Authors seeking traditional publication will need to write query letters to agents and/or publishers as part of the publishing process. The query letter is a pitch for the author’s work – and many resources exist to help authors write and perfect them. One of the best query writing resources is Janet Reid’s Query Shark blog (in fact, it’s so good that I’d rather you read it all the way through, including the comments, before going elsewhere). Writer’s Digest also offers a lot of high quality information about the querying process.
However, that’s not why I’m bringing the topic up today. Today’s post is about not shooting yourself in the foot when you send that query letter out.
A well-written query letter involves many hours (yes, HOURS) of effort and careful editing. The pitch is written, honed, revised, and tailored to each of the agents on your list. After putting in all that effort, it would be foolish to send the query in a way that ruins your chances of getting to “yes” – but many authors inadvertently do so.
Let’s take a look at some of these common errors…and how to avoid them.
1. Follow the instructions. Literary agencies and publishers have posted “submission guidelines” explaining how queries and sample chapters should be sent. Read them and follow them. Yes, it’s tempting just to write a single letter and send it to everyone, but many agents bounce queries that don’t meet the guidelines. Yes, it takes more time to read and follow the instructions, but publishing is a detail-oriented business.
2. Include your contact information in the query. More than once, I’ve heard agents (& editors) lament that they loved a submission but didn’t have a way to reach the author. If a return email bounces, and there’s no contact information on the query, the agent or editor won’t do research to track you down. That’s a missed opportunity, and a sad one.
3. Do not query from an email address that requires “verification” for emails sent to you. Some people have email programs (spam filters) that require senders to verify their identities before allowing them to email the owner of the address. Agents and editors will not jump through hoops for the sake of your email security program. Either whitelist the addresses you query BEFORE the query goes out, or create a new, open email address with no required verifications. (Just last week, I heard about an agency abandoning the author’s work instead of requesting a full because the author’s email required “verification” – don’t be that author!)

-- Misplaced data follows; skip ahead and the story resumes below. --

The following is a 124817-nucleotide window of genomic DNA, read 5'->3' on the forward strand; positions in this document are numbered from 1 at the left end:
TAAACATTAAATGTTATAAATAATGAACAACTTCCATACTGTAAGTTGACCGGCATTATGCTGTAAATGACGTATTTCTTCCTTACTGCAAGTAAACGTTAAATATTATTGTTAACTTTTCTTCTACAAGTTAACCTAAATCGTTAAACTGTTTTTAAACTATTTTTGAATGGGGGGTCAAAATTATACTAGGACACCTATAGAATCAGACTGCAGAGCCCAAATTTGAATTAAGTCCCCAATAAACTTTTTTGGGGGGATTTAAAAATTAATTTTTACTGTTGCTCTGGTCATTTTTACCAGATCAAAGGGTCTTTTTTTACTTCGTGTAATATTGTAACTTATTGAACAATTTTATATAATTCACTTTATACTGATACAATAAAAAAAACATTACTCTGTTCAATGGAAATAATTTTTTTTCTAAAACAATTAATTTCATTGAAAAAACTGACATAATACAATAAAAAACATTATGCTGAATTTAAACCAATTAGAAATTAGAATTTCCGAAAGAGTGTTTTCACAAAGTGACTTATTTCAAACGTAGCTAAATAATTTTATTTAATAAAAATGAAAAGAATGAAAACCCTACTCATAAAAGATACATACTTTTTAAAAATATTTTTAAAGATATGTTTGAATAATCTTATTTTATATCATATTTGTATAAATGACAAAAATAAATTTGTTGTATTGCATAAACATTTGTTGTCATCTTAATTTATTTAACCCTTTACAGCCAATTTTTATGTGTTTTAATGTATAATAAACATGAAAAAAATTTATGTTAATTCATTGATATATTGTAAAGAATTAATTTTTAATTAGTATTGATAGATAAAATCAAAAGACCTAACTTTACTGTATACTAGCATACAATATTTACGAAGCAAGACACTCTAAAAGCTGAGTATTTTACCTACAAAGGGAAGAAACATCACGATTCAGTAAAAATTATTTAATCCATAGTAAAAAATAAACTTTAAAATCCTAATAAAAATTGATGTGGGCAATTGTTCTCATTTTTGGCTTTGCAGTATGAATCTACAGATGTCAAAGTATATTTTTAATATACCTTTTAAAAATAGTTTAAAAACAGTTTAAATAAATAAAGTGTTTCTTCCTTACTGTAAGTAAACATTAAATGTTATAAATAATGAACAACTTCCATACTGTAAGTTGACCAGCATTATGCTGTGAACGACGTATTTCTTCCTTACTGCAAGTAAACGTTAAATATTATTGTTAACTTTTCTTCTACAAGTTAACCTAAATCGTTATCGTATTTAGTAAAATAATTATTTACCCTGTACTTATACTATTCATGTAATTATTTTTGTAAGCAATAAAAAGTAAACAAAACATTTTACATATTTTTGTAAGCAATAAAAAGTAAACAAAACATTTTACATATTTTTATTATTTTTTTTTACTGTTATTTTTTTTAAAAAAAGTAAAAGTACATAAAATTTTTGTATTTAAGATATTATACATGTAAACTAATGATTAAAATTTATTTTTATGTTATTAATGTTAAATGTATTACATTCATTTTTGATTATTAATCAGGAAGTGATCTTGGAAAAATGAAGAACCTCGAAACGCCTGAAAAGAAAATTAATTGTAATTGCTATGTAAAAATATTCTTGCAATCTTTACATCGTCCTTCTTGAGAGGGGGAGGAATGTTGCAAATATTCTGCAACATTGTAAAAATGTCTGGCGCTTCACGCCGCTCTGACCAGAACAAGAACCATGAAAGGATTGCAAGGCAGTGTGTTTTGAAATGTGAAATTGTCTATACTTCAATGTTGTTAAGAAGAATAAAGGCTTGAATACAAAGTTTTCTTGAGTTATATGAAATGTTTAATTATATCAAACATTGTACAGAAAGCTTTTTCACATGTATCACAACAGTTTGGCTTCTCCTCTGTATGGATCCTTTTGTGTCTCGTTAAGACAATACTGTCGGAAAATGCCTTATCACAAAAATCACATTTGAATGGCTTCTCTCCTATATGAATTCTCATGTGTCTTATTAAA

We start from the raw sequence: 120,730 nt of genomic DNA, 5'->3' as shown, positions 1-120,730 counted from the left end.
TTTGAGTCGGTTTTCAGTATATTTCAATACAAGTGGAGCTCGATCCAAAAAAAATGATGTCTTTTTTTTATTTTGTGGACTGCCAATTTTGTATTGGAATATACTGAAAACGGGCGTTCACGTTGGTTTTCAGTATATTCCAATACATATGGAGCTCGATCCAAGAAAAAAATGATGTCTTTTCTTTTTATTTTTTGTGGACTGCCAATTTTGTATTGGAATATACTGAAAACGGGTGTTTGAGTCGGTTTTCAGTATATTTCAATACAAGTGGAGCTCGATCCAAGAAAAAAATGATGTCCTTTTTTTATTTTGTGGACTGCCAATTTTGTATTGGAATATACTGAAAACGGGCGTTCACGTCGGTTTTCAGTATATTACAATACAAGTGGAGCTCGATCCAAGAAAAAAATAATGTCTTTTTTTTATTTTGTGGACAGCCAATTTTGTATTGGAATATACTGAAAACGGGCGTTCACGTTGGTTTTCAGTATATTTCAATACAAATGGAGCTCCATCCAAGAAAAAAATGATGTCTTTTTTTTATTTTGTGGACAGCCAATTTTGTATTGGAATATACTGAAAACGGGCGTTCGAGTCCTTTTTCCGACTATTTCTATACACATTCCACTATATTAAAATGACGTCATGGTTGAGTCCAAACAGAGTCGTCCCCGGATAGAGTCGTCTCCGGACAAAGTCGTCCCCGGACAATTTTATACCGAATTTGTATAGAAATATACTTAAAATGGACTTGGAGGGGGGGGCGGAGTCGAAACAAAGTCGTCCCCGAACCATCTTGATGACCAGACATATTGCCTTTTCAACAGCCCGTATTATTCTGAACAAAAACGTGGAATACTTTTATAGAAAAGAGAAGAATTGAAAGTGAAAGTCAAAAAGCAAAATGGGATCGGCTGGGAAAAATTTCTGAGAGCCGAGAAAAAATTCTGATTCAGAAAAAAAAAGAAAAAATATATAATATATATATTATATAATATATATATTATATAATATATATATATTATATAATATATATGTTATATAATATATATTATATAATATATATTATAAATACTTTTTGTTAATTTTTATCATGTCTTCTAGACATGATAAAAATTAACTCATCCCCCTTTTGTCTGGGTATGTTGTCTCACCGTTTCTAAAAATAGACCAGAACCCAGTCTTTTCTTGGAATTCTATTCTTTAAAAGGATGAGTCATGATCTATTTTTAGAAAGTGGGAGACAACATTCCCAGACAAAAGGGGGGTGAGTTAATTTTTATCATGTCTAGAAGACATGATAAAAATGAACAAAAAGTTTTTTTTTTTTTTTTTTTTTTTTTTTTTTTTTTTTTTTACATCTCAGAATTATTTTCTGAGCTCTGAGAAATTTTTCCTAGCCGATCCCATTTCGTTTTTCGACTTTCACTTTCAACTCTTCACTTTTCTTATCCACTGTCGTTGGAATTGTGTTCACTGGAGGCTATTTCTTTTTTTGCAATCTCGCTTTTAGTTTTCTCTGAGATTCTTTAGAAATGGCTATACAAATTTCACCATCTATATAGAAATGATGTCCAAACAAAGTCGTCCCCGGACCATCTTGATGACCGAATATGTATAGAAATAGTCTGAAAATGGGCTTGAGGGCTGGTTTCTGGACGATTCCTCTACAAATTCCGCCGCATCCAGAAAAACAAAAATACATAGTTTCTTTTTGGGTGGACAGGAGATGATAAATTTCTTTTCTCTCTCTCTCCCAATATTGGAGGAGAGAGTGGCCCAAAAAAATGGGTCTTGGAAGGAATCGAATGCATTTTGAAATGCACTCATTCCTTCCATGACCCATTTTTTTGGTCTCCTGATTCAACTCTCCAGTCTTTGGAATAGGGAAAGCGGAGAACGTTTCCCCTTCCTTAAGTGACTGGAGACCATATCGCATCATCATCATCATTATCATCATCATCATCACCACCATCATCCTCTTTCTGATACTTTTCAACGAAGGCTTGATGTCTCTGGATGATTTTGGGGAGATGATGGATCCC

4. Never, EVER respond to a rejection letter from an agent or publisher, unless the rejection requests a response. Even polite responses to rejection letters clog an agent or editor’s already overfull inbox, but the real problem is when you respond to rejection with ugliness. Every agent and editor I know has received a number of rude and vitriolic responses from rejected authors. Rejection is painful, but it’s inappropriate (Note: that word isn’t strong enough) to vent your frustrations on the rejecting editor or agent. If you MUST vent your spleen, let your feelings out to your friends, your cat, or the coffee cup. Get a stress ball. Take a walk. But never, EVER let the send button go down on your anger.
5. Be courteous and respectful – treat the agents and editors as if they are real human beings who matter to you. Because…they are, and they should. Don’t query an agent or editor that you don’t consider a person you want to work with. And if you do want to work with that person, take the time to show respect and courtesy, in the query and thereafter. Addressing your query to “dear agent,” or worse, “to whom it may concern” sends a message that you really don’t care. Make sure your interactions are professional, polite, and reflect you in a businesslike manner.
The publishing industry is small. Agents and editors talk–both socially and personally. An author’s bad behavior will hurt his or her career. Why take that chance?
Have questions about this or other publishing legal issues? Feel free to ask in the comments, email me through this website, or find me on Twitter (@SusanSpann)!
Have you taken steps to avoid common query errors?